They don't have the genetics to burn dietary fats efficiently,
or they are insulin sensitive instead of insulin resistant.

Another dark spot within the low-carb community is a tremendous fear of carbohydrates. This fear usually comes from a lack of understanding. Low carbers don't understand how and why a low-carb diet works.

Ketosis sets the body up to predominantly burn fatty acids for fuel, by default, but ketosis isn’t magic. Ketones built up in the bloodstream or dumped into the urine do not miraculously cause your body fat to go away.

Ketosis is an hormonal state that makes it easier for your body to access and burn fats for fuel, but you also have to have the genetics to up-regulate the enzymes it takes to burn fat. If you don't, you won't feel well on a low-carb diet until you seriously cut back on dietary fat.

The bottom line?
  • Calories count. 
  • The amount of fat you eat counts.
  • Your activity level counts. 
And while some individuals can get away with not paying attention to the amount of macronutrients they eat and still lose body fat, most people can’t.

The beauty of ketosis is appetite control. Portion size automatically reduces when you enter the state of ketosis. However, as you get smaller, your metabolism changes. What you could eat when you weighed 256 pounds will not be what you can eat (or need to eat) when you only weigh 150.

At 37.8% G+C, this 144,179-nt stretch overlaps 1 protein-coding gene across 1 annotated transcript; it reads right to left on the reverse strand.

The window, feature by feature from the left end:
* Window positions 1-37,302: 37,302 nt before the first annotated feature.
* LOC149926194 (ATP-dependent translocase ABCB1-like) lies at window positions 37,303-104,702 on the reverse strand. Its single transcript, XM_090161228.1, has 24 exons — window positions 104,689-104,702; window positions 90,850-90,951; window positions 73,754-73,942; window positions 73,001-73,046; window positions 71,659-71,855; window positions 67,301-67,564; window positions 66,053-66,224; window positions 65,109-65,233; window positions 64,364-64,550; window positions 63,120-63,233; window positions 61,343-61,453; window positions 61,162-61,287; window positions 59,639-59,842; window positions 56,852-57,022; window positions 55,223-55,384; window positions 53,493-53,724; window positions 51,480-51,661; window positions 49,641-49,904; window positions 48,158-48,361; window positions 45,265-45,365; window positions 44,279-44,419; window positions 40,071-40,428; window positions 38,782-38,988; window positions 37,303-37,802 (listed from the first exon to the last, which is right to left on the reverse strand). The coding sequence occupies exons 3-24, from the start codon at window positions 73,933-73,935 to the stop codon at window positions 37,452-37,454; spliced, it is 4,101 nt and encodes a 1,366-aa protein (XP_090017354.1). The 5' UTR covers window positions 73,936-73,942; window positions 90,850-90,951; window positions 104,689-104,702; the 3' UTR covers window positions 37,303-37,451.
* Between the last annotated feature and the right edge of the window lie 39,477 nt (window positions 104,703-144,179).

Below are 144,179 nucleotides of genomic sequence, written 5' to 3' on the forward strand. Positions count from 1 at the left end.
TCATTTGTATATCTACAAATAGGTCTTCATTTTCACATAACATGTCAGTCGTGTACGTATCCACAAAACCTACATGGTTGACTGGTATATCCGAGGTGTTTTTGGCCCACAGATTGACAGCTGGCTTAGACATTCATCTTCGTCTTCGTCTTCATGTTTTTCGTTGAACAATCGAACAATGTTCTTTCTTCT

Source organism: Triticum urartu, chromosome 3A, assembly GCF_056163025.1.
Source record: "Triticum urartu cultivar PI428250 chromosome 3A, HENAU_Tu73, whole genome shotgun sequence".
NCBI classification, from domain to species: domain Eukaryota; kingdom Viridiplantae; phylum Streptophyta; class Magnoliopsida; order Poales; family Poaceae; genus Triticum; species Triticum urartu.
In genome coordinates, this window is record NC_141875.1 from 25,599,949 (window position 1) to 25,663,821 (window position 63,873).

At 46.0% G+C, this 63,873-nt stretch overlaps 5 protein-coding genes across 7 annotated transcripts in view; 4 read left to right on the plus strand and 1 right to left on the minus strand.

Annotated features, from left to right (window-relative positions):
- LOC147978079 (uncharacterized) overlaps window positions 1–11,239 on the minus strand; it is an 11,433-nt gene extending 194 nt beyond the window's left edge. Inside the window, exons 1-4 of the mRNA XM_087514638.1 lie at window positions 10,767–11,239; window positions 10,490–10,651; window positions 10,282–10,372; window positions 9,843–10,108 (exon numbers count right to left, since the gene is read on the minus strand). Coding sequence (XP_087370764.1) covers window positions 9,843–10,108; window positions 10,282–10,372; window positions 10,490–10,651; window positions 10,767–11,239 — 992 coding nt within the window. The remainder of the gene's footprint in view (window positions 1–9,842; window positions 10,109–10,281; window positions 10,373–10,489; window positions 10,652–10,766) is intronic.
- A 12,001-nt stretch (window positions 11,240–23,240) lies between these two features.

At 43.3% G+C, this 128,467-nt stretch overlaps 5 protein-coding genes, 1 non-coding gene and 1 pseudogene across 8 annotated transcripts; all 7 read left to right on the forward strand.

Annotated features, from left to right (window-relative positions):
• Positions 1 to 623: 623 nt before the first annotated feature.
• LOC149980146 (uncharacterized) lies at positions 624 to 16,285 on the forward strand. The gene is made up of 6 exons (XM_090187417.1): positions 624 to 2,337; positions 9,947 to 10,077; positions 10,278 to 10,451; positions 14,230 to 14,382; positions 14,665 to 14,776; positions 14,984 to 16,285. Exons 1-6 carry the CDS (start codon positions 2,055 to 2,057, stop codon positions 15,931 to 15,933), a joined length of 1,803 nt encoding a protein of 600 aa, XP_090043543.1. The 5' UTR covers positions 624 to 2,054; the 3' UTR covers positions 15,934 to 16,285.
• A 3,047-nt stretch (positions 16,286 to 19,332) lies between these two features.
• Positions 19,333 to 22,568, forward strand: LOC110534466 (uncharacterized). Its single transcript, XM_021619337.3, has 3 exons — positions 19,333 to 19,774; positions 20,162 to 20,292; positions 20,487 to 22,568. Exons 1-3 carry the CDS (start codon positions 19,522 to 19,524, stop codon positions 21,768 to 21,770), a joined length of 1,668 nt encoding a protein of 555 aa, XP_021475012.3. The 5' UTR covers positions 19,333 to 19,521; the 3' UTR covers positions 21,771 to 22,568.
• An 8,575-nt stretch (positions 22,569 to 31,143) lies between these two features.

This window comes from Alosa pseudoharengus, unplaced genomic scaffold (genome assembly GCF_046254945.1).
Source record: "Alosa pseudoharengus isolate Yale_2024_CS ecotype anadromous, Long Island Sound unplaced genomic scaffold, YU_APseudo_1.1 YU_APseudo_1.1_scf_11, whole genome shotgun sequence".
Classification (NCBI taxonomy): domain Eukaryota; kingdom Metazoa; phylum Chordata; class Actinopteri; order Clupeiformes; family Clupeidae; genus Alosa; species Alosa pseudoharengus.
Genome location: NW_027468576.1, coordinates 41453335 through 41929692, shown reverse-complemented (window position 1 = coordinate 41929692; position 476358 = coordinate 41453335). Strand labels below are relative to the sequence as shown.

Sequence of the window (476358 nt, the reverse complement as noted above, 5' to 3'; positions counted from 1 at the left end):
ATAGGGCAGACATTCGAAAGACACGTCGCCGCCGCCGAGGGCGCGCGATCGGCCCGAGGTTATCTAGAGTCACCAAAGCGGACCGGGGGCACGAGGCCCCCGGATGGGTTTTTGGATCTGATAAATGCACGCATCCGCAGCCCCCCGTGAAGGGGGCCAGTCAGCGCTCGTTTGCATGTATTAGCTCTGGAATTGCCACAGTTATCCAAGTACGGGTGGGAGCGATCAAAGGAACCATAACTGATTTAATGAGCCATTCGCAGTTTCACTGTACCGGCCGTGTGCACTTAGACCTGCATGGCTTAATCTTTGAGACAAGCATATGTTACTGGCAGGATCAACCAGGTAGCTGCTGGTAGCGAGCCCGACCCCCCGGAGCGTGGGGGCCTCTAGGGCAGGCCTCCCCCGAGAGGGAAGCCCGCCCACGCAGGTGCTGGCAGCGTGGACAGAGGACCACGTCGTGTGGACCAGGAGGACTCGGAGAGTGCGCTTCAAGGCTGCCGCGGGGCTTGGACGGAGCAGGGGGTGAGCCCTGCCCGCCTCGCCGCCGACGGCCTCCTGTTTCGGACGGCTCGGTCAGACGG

Odd as it sounds, there are many individuals who must increase the level of carbohydrates they eat and lower their dietary fats if they want to keep on losing.

For those individuals, eating 20 grams of carbohydrate and 65% of their calories in dietary fats will only take them so far. When the body succeeds in bringing your energy use back into balance with what you're eating, your weight loss is going to stall. Ketosis has nothing to do with reaching equillibrium. 

Another problem with low-carb diets is that they are stressful on the body. They cause your cortisol and other stress hormones to rise. If you stay on a diet that is extremely low in carbohydrates for too long, the elevated cortisol causes your thyroid to slow down. This slowing can interfere with the conversion of T4 thyroid hormone to T3, which will make you tired, irritable, and anxious.

Metabolism slows down. Leptin levels plunge. And before you know it, you’re eating at maintenance even though you're still short of your weight-loss goal. Raising your carbs significantly can cause your Leptin level to rise, your metabolism to pick up, and if you're struggling to burn fat, carbs will give you the energy you're lacking.

What's important is that you don't just "add" carbohydrates to your current diet. You do have to subtract some your fat or you'll be eating too many calories. Fat loss always requires you to eat at a caloric deficit. 

What Does Self Empowerment Do for You?